I recently returned from my 12th mission trip to Honduras with the Hackett Hemwall Patterson Foundation, where I was honored to work at one of three clinics providing free Prolotherapy injection treatments to indigent patients.  I also served as the program director for the educational track for physicians.

I keep going back because the work is incredibly rewarding, helping ranchers and other laborers recover from joint injury and pain. Equally as important, I get to help patients around the world by educating physicians from across the globe who attend these mission trips. They learn about the latest, most effective ways to utilize Prolotherapy treatments. Doctors from Croatia, Italy, Central American and Canada were among the 30 or so physicians and dozens of non-physician volunteers who joined us for this year’s trip. Honduran medical residents and faculty are also training with our group.

What’s remarkable about the commitment these physicians have to this mission is not just the philanthropy involved, but also the bravery. Honduras elected a new president last year, and there was a lot of tension and some violence with protests about possible voter fraud.

The Foundation board, on which I serve, sent a representative to Honduras in February, Chet Hermansen,  to drop off supplies and to get an on-the-ground assessment about the potential for civil unrest in the three communities where we set up our mission trips annually — La Ceiba, Tela and Olanchito. We received assurances from local officials that while there had been unrest in the capital city and some other metropolitan areas, the more rural communities had few if any such problems. Still, in good conscience we let the volunteers know about the situation, and we still had one of the biggest volunteer turnouts in the history of this mission trip.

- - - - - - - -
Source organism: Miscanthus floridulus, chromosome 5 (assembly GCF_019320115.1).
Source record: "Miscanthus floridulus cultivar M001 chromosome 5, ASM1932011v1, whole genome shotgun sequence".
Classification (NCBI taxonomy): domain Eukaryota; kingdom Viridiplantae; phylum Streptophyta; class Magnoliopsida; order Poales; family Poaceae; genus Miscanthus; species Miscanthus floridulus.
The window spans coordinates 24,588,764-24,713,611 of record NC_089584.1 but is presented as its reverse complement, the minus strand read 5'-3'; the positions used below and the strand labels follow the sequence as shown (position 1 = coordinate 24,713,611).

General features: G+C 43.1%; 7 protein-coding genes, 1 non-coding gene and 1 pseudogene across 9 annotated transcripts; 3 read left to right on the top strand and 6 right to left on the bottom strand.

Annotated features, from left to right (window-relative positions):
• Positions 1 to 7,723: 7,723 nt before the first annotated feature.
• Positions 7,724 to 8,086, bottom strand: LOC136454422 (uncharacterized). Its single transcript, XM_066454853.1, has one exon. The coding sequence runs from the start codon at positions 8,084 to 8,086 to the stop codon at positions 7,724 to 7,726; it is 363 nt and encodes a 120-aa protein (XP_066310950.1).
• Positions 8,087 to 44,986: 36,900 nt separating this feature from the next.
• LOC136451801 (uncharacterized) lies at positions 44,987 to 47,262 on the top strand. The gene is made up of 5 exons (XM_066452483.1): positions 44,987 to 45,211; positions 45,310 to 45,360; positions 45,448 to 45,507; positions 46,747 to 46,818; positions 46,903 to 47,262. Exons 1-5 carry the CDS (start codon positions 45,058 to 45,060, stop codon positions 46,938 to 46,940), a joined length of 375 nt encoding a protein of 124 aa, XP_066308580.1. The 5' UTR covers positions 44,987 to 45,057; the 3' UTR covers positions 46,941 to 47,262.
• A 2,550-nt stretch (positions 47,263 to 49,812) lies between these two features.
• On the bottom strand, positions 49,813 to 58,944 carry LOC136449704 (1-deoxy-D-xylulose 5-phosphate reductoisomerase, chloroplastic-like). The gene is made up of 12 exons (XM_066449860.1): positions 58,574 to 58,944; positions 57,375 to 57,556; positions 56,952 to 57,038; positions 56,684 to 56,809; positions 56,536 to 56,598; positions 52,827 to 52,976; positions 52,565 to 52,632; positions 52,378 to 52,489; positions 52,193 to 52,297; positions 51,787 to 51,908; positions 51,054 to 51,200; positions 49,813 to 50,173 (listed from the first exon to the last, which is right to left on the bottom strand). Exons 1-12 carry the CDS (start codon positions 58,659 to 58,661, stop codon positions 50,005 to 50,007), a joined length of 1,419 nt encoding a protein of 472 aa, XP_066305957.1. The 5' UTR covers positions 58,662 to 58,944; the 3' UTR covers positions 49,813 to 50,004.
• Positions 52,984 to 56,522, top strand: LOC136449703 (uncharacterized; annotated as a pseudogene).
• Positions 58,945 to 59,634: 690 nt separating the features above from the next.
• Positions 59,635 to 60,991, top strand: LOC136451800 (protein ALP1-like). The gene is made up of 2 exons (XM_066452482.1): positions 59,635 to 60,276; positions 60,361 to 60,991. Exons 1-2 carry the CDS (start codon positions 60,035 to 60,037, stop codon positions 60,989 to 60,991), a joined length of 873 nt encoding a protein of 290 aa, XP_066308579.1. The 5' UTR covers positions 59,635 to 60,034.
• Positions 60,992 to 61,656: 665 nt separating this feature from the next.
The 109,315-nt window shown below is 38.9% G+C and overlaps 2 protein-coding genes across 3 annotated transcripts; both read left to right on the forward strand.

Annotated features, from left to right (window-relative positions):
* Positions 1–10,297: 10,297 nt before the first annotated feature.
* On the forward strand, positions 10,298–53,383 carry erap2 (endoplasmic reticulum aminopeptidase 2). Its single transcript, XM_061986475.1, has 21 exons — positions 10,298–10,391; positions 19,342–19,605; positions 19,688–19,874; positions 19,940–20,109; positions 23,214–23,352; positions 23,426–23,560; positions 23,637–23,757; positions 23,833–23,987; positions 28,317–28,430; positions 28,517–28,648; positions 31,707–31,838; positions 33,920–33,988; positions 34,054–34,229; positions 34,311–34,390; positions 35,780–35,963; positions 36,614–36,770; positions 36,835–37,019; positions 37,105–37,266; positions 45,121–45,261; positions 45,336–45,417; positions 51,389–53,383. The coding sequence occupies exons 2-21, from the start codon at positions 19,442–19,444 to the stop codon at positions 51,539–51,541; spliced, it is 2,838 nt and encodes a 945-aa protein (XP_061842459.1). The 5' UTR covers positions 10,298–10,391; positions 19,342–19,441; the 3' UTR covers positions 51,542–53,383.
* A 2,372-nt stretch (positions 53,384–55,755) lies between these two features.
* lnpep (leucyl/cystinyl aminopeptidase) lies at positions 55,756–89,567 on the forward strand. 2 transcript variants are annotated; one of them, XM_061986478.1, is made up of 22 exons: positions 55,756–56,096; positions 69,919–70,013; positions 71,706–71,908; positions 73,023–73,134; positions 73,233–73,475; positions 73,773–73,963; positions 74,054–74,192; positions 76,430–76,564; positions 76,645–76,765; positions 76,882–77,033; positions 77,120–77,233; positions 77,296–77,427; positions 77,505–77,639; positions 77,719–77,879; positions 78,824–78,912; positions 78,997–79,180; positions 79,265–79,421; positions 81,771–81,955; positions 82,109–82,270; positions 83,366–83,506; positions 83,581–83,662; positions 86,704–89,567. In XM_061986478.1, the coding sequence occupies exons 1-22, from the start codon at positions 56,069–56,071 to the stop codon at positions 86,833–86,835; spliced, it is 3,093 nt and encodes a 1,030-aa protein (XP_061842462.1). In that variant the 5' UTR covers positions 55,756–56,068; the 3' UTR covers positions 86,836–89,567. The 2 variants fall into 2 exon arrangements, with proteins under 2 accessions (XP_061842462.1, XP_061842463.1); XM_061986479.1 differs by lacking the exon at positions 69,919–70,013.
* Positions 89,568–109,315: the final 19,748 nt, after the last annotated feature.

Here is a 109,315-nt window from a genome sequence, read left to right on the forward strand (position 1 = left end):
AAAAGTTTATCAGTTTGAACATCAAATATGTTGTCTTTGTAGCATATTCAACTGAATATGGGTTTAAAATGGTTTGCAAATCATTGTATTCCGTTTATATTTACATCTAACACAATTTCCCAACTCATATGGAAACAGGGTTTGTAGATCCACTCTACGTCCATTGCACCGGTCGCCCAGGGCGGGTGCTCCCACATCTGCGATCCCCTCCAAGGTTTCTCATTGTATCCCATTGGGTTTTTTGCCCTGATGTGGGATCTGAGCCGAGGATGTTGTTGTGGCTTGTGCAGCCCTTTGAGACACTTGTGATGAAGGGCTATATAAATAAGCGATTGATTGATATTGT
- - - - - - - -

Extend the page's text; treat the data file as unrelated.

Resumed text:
Speaking of history, this was the Foundation’s 49th year making this trip to Honduras, and there is every reason to believe we will be back for the half-century mark mission in March 2019.

Prolotherapy involves the injection of a solution of dextrose (sugar) and lidocaine into damaged tissue or joints to help promote healing.  Prolotherapy and other Regenerative Injection Treatments – such as Platelet-rich Plasma Therapy and Stem Cell Therapy – are non-narcotic, non-addictive, non-surgical treatments for musculoskeletal injuries.  They are being used daily around the world to help treat everything from sprained knees and tennis elbow to chronic tendonitis, osteoarthritis and acute ligament and muscle injuries.

Many professional athletes including pro golfers like Tiger Woods, NBA superstars like Steph Curry and numerous Major League Baseball pitchers are using regenerative injections because of the track record of promoting speedy healing and recovery. Along with being an increasingly accepted alternative to surgery, some orthopedic surgeons are using PRP injections specifically to speed up post-surgery recovery.

In Honduras, the results we have seen with patients who have returned for treatment, sometimes walking for miles to get to the clinics, have at times been extraordinary. Each clinic averages 70 patients a day for treatment, so in all some 1,200 to 1,500 Hondurans directly benefit from the mission trip.

After the Prolotherapy team left, another group of doctors organized by the Foundation arrived to set up varicose vein treatment clinics. In the United States, we think of varicose vein treatment as purely a cosmetic issue, but in some areas of the world, the condition caused by weakened valves and veins in the leg(s) can be very dangerous. They can cause ulcerations and, if they don’t’ heal, lead to infections and potentially amputation of the limb.

The work the Foundation’s varicose vein clinics do in Honduras – treating another 1,200 to 1,500 patients annually – has made a huge difference in the lives of the people there. Doctors bring expensive ultrasound equipment into the field there to set up a very sophisticated, modern clinic. Along with varicose vein treatment, patients may receive compression hoses to help promote healthy blood flow. Some 10,000 compression hoses are distributed annually.

I’m proud to be a board member of this organization. I look forward to continuing to support them and their mission in the years to come.


Dr. Annette “Dr. Z” Zaharoff heads the Non-Surgical Center of Texas, focusing on non-surgical treatments to relieve pain and repair injuries. A former professional tennis player who competed on the WTA circuit, Dr. Zaharoff remains actively involved with the US Tennis Association. Learn more about her at www.drzmd.com. You can follow her on Facebook at www.Facebook.com/DrZaharoff.